Argentina, similar to France, have won the World Cup twice before, in 1978 and 1986.[12] They have also finished as losing finalists thrice, in 1930, 1990, and 2014. After the 2014 final loss, they went on to lose two consecutive Copa América finals to Chile, in 2015 and 2016. After a string of disappointing performances in the 2018 FIFA World Cup, where they lost to eventual champions France in the first knockout round, and the 2019 Copa América,[13] where they finished third, newly-appointed coach Lionel Scaloni led Argentina to their first international title in 28 years, as Argentina defeated Brazil 1–0 in the 2021 Copa América Final, handing captain Lionel Messi his first international title with Argentina.[14][15] After winning the 2022 Finalissima, beating European champions Italy 3–0,[16] Argentina entered Qatar as one of the favourites to win.[17][18]

The two nations are meeting in the knockout stage for the second straight World Cup. In 2018 in Russia at Kazan Arena in the round of 16, France won the encounter 4–3 in what The Independent called "one of the greatest World Cup games of all time".[19] Antoine Griezmann opened the scoring with a penalty before Ángel Di María and Gabriel Mercado put Argentina in front, with France then scoring the next three goals courtesy of Benjamin Pavard's volley outside of the box – which was later voted as the goal of the tournament – and then Kylian Mbappé twice. Sergio Agüero reduced the deficit to one in stoppage time, but Argentina was unable to equalise and send the match to extra time.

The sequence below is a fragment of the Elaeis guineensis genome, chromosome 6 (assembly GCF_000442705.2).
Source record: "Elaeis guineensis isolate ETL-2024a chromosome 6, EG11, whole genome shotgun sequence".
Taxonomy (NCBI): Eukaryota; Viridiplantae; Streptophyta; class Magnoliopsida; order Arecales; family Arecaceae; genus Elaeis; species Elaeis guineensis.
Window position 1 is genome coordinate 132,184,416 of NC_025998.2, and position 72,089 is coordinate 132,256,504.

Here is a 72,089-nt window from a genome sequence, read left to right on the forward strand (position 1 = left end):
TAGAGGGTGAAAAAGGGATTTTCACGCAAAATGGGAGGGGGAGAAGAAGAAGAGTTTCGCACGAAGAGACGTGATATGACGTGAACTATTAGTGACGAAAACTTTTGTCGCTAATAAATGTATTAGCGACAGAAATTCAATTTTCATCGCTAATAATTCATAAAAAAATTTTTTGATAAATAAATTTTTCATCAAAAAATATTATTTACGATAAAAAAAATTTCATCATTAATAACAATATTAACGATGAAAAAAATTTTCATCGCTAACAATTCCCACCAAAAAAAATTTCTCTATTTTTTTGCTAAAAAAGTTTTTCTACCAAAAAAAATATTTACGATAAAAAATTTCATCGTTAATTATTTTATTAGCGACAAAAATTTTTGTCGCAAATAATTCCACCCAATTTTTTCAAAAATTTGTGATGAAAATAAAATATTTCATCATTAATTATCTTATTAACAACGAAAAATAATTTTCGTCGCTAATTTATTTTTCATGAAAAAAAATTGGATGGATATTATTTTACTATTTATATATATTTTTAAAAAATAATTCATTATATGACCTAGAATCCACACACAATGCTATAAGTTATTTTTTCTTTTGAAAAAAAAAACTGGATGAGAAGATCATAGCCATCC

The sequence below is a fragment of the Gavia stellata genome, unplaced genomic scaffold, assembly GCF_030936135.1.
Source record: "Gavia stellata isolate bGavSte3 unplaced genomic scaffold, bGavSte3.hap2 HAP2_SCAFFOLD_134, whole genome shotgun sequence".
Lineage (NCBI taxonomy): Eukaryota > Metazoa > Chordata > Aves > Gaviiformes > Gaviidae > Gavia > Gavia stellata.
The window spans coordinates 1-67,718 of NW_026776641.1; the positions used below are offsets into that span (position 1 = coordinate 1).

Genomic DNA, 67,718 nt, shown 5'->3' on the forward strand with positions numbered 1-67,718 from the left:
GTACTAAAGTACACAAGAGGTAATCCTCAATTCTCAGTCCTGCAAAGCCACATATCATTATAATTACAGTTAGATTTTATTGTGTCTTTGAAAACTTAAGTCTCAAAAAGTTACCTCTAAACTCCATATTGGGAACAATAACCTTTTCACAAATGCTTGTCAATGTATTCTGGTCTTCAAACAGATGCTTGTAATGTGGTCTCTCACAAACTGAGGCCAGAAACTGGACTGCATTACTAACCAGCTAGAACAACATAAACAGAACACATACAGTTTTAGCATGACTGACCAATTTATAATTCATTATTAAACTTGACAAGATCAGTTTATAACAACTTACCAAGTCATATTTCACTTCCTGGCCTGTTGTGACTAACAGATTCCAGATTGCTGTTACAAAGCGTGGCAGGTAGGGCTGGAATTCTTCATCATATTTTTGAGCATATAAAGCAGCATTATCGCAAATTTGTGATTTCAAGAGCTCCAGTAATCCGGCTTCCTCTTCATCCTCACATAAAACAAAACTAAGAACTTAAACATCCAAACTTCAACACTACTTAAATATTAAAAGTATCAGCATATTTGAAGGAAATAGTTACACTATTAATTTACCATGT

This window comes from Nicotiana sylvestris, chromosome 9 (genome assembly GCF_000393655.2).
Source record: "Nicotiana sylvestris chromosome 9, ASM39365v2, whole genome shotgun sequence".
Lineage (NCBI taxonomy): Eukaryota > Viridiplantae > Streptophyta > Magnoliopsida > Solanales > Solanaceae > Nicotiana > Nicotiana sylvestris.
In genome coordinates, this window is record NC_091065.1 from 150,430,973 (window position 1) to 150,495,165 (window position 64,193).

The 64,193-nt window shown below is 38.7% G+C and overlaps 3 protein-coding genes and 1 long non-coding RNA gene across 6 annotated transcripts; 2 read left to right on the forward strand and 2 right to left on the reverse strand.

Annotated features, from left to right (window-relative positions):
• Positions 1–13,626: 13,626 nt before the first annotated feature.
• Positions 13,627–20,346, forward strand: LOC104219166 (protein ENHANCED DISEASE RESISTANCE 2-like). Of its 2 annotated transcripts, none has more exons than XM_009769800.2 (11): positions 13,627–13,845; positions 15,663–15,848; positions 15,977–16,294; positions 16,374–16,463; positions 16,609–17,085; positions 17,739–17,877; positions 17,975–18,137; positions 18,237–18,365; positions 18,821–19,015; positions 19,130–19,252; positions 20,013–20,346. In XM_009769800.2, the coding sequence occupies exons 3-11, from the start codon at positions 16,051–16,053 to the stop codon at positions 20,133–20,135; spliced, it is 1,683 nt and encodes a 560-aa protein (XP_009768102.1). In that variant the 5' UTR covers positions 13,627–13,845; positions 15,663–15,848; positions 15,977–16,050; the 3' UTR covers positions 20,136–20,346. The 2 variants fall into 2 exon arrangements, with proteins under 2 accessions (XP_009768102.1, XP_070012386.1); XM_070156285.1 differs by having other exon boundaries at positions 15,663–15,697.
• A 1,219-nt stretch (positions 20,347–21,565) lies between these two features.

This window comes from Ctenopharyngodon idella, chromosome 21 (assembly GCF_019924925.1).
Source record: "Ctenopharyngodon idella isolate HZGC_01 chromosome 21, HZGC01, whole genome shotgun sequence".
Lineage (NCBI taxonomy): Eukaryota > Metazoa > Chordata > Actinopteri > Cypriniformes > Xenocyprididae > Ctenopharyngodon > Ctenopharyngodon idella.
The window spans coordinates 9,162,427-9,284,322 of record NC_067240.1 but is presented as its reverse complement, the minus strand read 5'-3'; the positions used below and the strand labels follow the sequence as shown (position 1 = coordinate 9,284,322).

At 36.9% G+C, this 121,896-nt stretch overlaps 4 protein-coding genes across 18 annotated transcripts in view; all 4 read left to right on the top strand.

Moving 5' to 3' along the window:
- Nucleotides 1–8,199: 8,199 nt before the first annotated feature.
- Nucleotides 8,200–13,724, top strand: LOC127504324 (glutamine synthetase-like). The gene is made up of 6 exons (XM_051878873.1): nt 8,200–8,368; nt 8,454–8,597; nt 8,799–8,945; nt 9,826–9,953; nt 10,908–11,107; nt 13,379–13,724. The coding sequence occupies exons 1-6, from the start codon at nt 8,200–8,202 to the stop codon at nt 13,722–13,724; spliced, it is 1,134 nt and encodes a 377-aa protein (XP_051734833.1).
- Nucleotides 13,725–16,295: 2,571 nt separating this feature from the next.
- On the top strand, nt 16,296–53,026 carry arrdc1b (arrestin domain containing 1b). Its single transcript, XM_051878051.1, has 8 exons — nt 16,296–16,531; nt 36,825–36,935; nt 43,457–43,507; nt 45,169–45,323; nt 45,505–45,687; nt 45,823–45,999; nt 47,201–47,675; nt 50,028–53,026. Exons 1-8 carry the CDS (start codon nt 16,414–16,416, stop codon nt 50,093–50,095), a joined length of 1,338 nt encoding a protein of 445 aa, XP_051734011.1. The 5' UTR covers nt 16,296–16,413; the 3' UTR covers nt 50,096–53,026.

The match ball for the 2022 FIFA World Cup semi-finals, third place match, and final was announced on 11 December 2022. It is a variation of the Adidas Al Rihla named the Adidas Al-Hilm, meaning 'The Dream' in Arabic, a reference to every nation's dream of lifting the FIFA World Cup.[20] Whilst the technical aspects of the ball are the same, the colour is different from the Al-Rihla balls used in the group stages and preceding knockout games, with a Gold Metallic, maroon, Collegiate Burgundy, and red design, a reference to the national colors of host nation Qatar and the golden colors shared by the final's venue Lusail Stadium and the FIFA World Cup Trophy. It is the fifth special ball for FIFA World Cup final matches, after the +Teamgeist Berlin, Jo'bulani, Brazuca Final Rio, and Telstar Mechta.


A rendering of Lusail Stadium and its surroundings
A rendering of Lusail Stadium and its surroundings